It’s about time Greenwich to be royal borough after 500-year wait

Arise, Greenwich: a view of the Queen’s House, now part of the National Maritime Museum, from the Royal Observatory.Henry VIII and his daughter Elizabeth was born at their palace there, Anne Boleyn danced in the grounds and Charles II built the Royal Observatory, now part of the National Maritime Museum.But it has taken more than 500 years for Greenwich’s connections with the monarchy to be officially recognised by being made a royal borough.The Queen is bestowing the honour as part of the celebrations to mark her Diamond Jubilee in the same year that Greenwich hosts several Olympic events.

From 1 January, 2012, Greenwich will join Kingston, Kensington and Chelsea and Windsor and Maidenhead as royal boroughs. Kingston was the last to receive the honour in 1927.The Queen’s decision follows behind-the-scenes negotiations between Greenwich and senior figures in government and at Buckingham Palace after the borough failed to win city status to mark the Millennium.Lord Sterling, chairman of trustees of Greenwich’s National Maritime Museum, was said to be “instrumental” in securing the Queen’s approval.Greenwich council leader Chris Roberts said he felt “elated, proud, honoured”, adding: “I couldn’t be happier. It’s just a great sense of civic pride for the borough. There is no doubt in the course of time it will potentially reflect on all those who live in the borough and those who visit it.”

Mr Roberts said the honour, which is regarded as “an exceptional mark of royal favour” but which does not result in additional money or powers, was likely to require all street signs in the borough to be replaced.He said: “People living in Greenwich will want it to say ‘Royal Borough of Greenwich’ on the street sign. The borough’s coat of arms may need to change and the mayor’s chain may need to be adjusted. We will be talking to people about that.”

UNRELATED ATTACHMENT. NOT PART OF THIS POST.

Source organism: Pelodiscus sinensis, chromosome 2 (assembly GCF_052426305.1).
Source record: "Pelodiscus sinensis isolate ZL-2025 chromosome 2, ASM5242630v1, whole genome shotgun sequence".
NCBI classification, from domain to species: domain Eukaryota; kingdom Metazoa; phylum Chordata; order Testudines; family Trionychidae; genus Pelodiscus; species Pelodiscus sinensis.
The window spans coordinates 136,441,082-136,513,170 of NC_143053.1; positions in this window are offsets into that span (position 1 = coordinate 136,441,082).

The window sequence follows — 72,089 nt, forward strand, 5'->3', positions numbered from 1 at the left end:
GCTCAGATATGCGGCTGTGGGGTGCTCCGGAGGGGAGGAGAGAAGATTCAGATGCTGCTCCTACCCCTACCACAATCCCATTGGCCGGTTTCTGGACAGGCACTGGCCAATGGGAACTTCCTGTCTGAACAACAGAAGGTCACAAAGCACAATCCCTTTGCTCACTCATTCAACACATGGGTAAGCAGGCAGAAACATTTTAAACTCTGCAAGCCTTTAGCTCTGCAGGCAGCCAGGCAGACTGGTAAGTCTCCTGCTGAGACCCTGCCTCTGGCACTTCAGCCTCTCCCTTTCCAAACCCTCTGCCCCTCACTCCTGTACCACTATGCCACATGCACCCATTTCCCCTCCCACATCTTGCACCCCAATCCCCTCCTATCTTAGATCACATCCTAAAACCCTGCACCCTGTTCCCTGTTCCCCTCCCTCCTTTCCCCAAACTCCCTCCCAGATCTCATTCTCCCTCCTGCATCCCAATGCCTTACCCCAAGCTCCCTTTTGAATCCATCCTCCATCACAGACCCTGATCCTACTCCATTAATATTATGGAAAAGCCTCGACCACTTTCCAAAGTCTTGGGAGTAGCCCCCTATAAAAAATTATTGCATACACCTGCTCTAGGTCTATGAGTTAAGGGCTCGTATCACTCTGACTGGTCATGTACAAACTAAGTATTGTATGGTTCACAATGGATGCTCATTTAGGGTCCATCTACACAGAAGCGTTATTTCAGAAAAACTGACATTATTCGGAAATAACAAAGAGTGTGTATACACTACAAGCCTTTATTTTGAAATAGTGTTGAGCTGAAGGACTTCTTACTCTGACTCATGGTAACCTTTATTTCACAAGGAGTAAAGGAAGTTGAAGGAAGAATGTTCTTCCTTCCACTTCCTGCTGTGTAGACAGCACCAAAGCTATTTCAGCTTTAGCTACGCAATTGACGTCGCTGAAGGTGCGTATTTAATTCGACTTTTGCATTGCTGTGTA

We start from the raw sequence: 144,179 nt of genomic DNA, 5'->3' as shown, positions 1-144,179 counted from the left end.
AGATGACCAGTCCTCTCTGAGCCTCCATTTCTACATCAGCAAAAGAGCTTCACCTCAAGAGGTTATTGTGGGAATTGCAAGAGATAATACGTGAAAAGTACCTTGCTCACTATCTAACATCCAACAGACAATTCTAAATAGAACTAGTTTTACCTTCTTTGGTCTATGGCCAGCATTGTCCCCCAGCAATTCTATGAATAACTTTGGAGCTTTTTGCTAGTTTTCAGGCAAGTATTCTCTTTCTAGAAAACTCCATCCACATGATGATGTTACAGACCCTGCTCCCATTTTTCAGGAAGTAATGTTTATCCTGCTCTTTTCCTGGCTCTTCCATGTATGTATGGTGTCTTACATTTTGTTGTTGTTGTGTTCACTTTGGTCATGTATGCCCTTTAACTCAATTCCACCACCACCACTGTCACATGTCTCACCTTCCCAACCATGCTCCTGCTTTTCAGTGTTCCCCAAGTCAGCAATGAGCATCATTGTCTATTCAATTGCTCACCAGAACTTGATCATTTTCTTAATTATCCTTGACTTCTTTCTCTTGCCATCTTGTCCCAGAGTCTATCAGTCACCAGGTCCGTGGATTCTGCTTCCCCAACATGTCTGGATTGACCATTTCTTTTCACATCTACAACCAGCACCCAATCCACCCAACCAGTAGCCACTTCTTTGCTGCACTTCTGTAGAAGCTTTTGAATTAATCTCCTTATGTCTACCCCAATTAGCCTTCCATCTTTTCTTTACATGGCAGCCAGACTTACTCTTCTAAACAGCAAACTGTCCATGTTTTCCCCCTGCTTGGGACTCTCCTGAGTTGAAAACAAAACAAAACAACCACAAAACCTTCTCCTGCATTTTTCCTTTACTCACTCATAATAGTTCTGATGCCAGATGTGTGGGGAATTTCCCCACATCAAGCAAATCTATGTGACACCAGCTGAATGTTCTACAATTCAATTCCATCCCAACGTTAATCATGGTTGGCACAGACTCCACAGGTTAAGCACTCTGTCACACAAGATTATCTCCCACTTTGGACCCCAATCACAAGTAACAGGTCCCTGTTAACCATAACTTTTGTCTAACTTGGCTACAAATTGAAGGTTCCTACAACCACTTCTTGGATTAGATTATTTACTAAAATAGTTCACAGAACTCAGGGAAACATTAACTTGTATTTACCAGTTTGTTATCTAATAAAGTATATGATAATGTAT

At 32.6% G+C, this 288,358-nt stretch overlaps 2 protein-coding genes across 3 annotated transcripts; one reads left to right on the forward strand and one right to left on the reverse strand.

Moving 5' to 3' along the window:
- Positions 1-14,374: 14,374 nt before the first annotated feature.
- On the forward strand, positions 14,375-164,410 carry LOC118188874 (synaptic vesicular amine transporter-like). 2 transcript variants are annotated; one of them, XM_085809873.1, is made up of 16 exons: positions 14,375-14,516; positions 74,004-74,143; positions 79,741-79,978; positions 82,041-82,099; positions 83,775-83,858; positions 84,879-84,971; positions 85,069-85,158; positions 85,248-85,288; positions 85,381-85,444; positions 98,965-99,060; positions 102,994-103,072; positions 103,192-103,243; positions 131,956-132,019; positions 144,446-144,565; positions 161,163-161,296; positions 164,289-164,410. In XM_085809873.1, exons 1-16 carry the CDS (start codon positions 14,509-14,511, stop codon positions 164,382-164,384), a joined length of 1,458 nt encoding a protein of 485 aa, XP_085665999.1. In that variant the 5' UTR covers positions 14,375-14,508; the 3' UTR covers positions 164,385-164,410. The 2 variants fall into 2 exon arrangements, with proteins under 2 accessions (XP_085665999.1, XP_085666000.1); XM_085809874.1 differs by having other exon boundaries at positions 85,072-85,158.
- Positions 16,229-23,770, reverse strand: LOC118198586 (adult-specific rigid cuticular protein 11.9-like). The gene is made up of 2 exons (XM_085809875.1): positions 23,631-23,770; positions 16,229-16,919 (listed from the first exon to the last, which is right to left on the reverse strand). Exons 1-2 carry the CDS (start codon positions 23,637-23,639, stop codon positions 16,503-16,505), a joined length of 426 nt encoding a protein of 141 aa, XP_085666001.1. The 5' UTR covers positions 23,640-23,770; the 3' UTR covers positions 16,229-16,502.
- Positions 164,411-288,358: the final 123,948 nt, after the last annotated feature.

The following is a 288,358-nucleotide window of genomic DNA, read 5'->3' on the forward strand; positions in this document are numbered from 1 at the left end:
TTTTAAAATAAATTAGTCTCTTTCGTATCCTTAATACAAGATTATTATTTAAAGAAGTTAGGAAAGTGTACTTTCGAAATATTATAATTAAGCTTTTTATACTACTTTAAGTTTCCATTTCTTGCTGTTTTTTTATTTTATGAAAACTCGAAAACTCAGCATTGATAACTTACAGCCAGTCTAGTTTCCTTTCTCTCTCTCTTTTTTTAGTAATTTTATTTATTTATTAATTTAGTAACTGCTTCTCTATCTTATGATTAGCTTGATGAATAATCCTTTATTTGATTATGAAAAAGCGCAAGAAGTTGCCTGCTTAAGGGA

The decision was announced yesterday by Lord Mandelson in the House of Lords. The Government said the Queen had made the decision “in recognition of the very close links between Greenwich and the monarchy as well as Greenwich’s global significance”. Greenwich’s international reputation results from it being home to the Prime Meridian and Greenwich Mean Time. Maritime Greenwich comprises Greenwich Park, the National Maritime Museum, Old Royal Naval College and town centre and was designated a Unesco World Heritage site in 1997.

During the Olympics, Greenwich Park will host the equestrian events, while the O2 Arena will stage basketball, trampolining and gymnastics. The Royal Artillery in Woolwich will host shooting.The Queen was last in Greenwich in 2007 to visit the Royal Observatory, on the morning after the Cutty Sark fire. The Duke of Edinburgh, who is also Baron Greenwich, has been involved in the project to restore the ship.

Thanks to The Standard for the post:

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